Have you ever received an email that seemed a bit too urgent, a tad too official, or oddly insistent on a financial transaction? If so, you might have encountered a Business Email Compromise, or BEC, attack. This increasingly prevalent form of cyber threat has been making headlines worldwide, and we are seeing attack attempts hit our clients. As we see BECs increase, we want to shed light on what it is and how to recognize its telltale signs.
What is BEC?
Business Email Compromise (BEC) is a cyberattack where attackers impersonate trusted individuals or organizations through emails to deceive victims into taking actions, such as transferring funds or sharing sensitive information.
Is BEC the same as Phishing?
Two prevalent cyberattacks that often cause confusion are phishing and (BEC). While they share similarities, they have distinct characteristics that set them apart.
Phishing: Casting a wide net
Phishing is akin to a digital fishing expedition. Cybercriminals send deceptive emails, masquerading as legitimate sources, to a broad audience. These emails contain cunningly designed links or attachments, which, when interacted with, lead victims to fake websites or initiate the download of malware.
The ultimate goal of a phishing attack is to harvest sensitive information, such as login credentials, credit card numbers, or personal data. Phishing can target individuals, employees within organizations, or virtually anyone with an email address.
Business Email Compromise: Precision and Expertise
On the other hand, Business Email Compromise (BEC) is a more refined and calculated form of cyber threat. In a BEC attack, the perpetrator focuses on infiltrating an organization’s email communications. This is achieved through tactics like email spoofing, where the attacker mimics the domain or display name of a trusted contact, often a high-ranking executive.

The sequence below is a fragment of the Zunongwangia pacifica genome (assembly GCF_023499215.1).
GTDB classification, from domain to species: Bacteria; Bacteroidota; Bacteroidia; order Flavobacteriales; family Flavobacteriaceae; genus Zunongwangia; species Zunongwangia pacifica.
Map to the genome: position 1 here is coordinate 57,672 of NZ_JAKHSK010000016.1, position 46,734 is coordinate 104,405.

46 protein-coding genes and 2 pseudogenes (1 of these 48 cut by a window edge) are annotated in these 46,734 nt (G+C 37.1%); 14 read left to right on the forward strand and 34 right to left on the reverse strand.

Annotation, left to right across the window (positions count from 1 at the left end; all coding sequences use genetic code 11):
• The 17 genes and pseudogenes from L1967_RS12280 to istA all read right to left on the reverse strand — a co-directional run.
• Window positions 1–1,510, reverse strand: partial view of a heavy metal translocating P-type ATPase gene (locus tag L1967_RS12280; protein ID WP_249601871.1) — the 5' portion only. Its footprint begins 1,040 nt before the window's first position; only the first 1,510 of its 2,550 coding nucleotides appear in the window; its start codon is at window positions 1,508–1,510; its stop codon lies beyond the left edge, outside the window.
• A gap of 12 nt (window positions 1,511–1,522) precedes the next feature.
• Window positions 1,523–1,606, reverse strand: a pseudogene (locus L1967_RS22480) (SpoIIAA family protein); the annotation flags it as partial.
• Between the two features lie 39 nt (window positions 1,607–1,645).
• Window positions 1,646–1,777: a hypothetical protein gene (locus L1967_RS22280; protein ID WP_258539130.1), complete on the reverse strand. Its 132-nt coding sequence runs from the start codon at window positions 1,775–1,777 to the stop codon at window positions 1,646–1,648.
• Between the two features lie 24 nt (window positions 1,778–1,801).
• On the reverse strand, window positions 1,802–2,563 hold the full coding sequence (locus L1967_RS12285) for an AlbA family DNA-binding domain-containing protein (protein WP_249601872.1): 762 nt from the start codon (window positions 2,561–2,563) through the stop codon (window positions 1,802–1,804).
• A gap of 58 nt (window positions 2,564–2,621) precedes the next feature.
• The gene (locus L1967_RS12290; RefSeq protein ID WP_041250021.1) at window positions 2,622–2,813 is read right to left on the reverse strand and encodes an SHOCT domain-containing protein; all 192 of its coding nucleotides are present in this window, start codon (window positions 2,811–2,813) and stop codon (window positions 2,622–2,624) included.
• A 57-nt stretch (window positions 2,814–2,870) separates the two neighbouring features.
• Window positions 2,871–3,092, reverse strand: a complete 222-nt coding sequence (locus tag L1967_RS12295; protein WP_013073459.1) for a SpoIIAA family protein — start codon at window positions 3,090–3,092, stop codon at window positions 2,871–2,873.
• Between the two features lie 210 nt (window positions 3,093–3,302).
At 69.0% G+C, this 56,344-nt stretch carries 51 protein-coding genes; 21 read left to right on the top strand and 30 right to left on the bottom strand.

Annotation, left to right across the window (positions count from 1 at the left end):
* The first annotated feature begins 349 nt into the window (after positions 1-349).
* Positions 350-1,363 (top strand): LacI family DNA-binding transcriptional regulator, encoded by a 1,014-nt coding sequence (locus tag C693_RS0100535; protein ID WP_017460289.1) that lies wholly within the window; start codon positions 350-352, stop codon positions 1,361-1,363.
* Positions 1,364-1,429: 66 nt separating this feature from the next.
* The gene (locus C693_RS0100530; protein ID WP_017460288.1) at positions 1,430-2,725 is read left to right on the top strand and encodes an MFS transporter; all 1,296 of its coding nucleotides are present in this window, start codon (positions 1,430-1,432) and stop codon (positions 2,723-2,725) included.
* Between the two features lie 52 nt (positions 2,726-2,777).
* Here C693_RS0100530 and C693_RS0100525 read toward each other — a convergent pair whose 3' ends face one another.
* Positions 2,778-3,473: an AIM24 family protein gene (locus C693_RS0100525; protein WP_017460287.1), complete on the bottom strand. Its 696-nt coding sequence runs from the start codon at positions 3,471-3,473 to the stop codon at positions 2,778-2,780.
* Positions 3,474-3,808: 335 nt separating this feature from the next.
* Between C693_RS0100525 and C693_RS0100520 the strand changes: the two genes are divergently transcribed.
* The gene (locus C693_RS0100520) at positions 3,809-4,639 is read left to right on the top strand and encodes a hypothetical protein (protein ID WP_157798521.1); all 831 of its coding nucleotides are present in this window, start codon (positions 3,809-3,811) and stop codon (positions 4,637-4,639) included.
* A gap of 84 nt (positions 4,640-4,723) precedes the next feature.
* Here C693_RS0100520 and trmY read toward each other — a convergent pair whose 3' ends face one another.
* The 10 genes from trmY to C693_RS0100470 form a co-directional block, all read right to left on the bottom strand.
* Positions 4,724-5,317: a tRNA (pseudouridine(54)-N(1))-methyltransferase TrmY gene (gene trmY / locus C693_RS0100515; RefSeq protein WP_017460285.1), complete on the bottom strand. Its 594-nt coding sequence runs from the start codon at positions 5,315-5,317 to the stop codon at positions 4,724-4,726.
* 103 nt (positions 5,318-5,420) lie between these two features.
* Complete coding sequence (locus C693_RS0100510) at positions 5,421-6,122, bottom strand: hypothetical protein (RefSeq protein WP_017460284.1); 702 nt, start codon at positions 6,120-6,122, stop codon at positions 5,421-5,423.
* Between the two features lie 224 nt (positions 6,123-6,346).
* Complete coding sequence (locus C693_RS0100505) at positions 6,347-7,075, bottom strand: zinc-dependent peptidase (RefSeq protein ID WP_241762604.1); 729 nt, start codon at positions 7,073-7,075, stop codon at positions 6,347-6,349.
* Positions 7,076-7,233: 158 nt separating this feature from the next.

Additionally, BEC attackers invest time in meticulous research about the organization’s hierarchy and processes. Armed with this knowledge, they craft highly convincing emails. The primary objective of BEC is financial gain, typically through tricking individuals into making unauthorized financial transactions.
Here are some tips to recognizing a BEC attack:
Poor spelling, grammar and punctuation BEC attempts often contain errors in language usage
Unusual formatting, appearance or domain Be cautious of messages that look different from the sender’s typical style or come from random domains.
Non-official email address Messages not originating from official email addresses or domains may indicate a BEC attack.
Improper greeting or signature Unusual greetings, signatures or contact information could suggest phishing attempts and BEC attacks.
Unusual fund requests Payment requests to uncommon addresses through unusual methods should be treated cautiously
Urgency & rushed transactions BEC attackers create a sense of urgency to manipulate victims into acting hastily
Email-only communication If the sender avoids other channels of communication, it’s suspicious.
Remaining vigilant against BEC attempts is crucial in safeguarding your personal and business information. Always exercise caution when interacting with unsolicited emails, and remember, your security is our top priority! If you would like to learn more about how True Owl can help, please give us a call!